"Hang on a minute. You are saying that the pupils did not receive any so-called pre-reading strategies. Are you saying that these strategies, which have been talked about for years, are useless?"
"I receive this question all the time! I obviously do not think that we should stop instructing altogether. There is nothing wrong with the intention of providing help when we assume something is complex or hard to grasp. However, we have to ask ourselves what should come first. The starting point when we teach literature should be the encounter between the pupil and the text. Then, we can bring out the didactics. By doing it this way, the pupils will understand that all these words and concepts we talk about, are simply tools that help us pinpoint and talk about our experiences when we read literature."
Talked about allegories without knowing the word
In her dissertation, Sønneland offers an example of how this way of teaching literature can take place in a normal classroom. She asked 9th grade pupils, meaning 15-16 year olds, to read and discuss “Before the Law” by Franz Kafka.
"I asked the teacher how she would usually go about doing this kind of assignment. Just as I would have done, when I used to be a teacher, she told me she would have started with explaining challenging words. In Norwegian, the word for “Law” sounds similar to the Norwegian word for “Barn”, so she would have made sure that the pupils knew the difference. Then, she would have contextualised the story, talked about metaphors, and so on. However, we agreed that we would not do any of these things. Well, it turned out she was right. The first thing the pupils did, was trying to work out whether the story dealt with the law or a barn. However, it did not take long for them to settle that issue in cooperation. Then, they went straight on to discussing why on earth the protagonist was sitting before the law, and what the law was a metaphor for. They talked about the story as an allegory, without knowing the word "allegory."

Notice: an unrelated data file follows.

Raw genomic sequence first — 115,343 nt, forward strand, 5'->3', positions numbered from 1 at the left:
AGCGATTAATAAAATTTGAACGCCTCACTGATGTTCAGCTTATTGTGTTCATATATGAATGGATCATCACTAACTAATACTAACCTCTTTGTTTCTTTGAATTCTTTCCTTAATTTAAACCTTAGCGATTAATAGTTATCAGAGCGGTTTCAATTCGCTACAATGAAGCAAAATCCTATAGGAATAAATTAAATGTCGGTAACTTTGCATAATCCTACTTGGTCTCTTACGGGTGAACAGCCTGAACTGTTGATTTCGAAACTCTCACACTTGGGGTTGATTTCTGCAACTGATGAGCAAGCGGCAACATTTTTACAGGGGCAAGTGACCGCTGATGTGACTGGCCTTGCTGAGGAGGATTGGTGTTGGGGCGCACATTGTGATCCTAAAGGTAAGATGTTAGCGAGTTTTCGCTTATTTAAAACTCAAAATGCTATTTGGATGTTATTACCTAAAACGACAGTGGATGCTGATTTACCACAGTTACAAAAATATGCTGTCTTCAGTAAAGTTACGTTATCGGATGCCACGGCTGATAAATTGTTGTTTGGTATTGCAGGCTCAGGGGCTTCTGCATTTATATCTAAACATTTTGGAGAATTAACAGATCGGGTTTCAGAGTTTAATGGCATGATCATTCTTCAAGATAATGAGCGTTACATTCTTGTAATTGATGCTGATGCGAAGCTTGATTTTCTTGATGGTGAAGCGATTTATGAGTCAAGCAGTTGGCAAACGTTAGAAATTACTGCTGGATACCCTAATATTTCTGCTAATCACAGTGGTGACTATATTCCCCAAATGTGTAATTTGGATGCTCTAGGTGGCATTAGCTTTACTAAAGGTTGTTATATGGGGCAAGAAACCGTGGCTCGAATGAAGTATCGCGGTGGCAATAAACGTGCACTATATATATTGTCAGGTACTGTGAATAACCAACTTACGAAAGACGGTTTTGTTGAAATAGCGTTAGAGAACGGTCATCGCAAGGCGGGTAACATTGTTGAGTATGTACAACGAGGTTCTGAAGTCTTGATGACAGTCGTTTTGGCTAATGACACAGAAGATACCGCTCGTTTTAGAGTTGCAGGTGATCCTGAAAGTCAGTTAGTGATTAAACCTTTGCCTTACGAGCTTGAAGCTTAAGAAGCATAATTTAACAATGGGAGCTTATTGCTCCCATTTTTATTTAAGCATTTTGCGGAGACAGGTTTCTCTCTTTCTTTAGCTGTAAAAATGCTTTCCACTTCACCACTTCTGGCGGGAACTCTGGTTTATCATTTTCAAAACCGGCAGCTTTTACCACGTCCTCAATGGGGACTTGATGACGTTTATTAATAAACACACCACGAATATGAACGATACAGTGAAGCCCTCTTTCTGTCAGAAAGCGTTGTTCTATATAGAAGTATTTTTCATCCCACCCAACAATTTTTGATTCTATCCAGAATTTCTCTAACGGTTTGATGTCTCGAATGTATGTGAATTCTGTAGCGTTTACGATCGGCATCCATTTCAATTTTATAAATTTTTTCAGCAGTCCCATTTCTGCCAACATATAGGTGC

But is there a risk that this way of teaching literature may favour those pupils who already do well in school and who come from homes that promote reading and literature?
"An interesting finding is that pupils who were characterised as “weak” by the teachers also became involved. A reason for this may be that the texts were hard to understand for all the pupils. In combination with the open-ended instruction, this may have made them all feel more equal. If the instruction is very controlled, however, the teacher risks favouring the “good” pupils, those who have understood how the teacher thinks. This may also lead to yearly repetitions of the teacher’s interpretations of the literature read in school."
Pupils as thinking persons
Sønneland urges teachers to be careful with trying to predict what their pupils may find difficult, interesting or meaningful, when selecting literary texts and educational methods.
"It is actually very difficult to know, in advance, what pupils will find difficult, which questions they may have, and even what kinds of experiences they bring with them. Sometimes, we are not aware of these things before we encounter something that activates a particular experience, she says."
"Also, the pupils need to be stimulated intellectually. They need to experience the “kick” you can get when you work something out. I think that understanding something can also be an aesthetic experience."
Sønneland reminds us that pupils are thinking human beings.